Brief Fact Summary.
This case presents a challenge to an amendment to the Arkansas State Constitution that prohibits the name of an otherwise-eligible candidate for Congress from appearing on the general election ballot if that candidate has already served three terms in the House of Representatives or two terms in the Senate.
Synopsis of Rule of Law.
The power to add qualifications is not within the original powers of the States, and thus is not reserved to the States by the Tenth Amendment. Even if States possessed some original power in this area, the Framers intended the Constitution to be the exclusive source of qualifications for members of Congress, and that the Framers thereby divested States of any power to add qualifications.
In Powell, the Supreme Court agreed with the sentiment expressed on behalf of Wilkes' admission to Parliament: That the right of electors to be represented by men of their own choice, was so essential for the preservation of all their other rights, that it ought to be considered as one of the most sacred parts of our constitution.View Full Point of Law
In 1992, the voters of Arkansas adopted amendment to their State Constitution. The amendment limited terms of elected officials within the Arkansas state government and any person who served two or more terms as a member of the Senate from Arkansas would be ineligible for re-election as a U.S Senator from Arkansas. The constitutionality of the amendment depends critically on the resolution of two distinct issues. The first is whether the Constitution forbids States from adding to or altering the qualifications specifically enumerated in the Constitution. The second is, if the Constitution does so forbid, whether the fact that the amendment is formulated as a ballot access restriction rather than as an outright disqualification is of constitutional significance.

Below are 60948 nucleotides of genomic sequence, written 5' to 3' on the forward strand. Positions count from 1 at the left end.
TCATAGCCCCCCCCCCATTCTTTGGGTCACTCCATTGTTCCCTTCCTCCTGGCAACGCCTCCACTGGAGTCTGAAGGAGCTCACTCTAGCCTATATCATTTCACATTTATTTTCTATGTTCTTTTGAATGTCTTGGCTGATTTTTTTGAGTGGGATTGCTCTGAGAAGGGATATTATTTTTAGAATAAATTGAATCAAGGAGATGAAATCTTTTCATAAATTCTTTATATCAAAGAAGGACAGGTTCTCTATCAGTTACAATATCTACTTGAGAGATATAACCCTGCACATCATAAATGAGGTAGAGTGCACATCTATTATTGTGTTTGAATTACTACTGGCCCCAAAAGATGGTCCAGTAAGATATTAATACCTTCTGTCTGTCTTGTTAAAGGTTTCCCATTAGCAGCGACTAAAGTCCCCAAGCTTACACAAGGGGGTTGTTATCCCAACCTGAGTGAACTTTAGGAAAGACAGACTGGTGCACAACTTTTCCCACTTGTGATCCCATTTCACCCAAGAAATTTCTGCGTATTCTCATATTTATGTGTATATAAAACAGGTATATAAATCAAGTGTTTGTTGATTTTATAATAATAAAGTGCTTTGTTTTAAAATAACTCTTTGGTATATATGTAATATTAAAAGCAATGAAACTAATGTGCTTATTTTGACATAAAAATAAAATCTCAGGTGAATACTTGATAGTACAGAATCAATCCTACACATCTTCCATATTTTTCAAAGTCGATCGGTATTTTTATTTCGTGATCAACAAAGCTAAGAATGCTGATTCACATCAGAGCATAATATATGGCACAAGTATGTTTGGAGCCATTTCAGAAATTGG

Does the amendment to the Arkansas State Constitution – that prohibits the name of an otherwise-eligible candidate for Congress from appearing on the general election ballot if that candidate has already served three terms in the House of Representatives or two terms in the Senate – violate the Constitution?
Yes, such a state-imposed restriction is contrary to the fundamental principle of our representative democracy, embodied in the Constitution, that the people should choose whom they please to govern them. Allowing individual States to adopt their own qualifications for congressional service would be inconsistent with the Framers‘ vision of a uniform Congress representing the people of the United States.
Nothing in the Constitution deprives the people of each State of the power to prescribe eligibility requirements for the candidates who seek to represent them in Congress. The Constitution is simply silent on this question. And where the Constitution is silent, it raises no bar to action by the States or the people. Moreover, current federal law confers numerous advantages on incumbents, and these advantages are widely thought to make it significantly more difficult for challengers to defeat them. In addition, the internal rules of Congress put a substantial premium on seniority, with the result that each member’s already plentiful opportunities to distribute benefits to his constituents increase with the length of his tenure.
Permitting individual States to formulate diverse qualifications for their representatives would result in a patchwork of state qualifications, undermining the uniformity and the national character that the Framers sought to ensure. The amendment is an indirect attempt to accomplish what the Constitution prohibits Arkansas from accomplishing directly. The intent and the effect of the amendment are to disqualify congressional incumbents from further service. An amendment with the purpose and obvious effect of evading the requirements of the Constitution by handicapping a class of candidates cannot stand.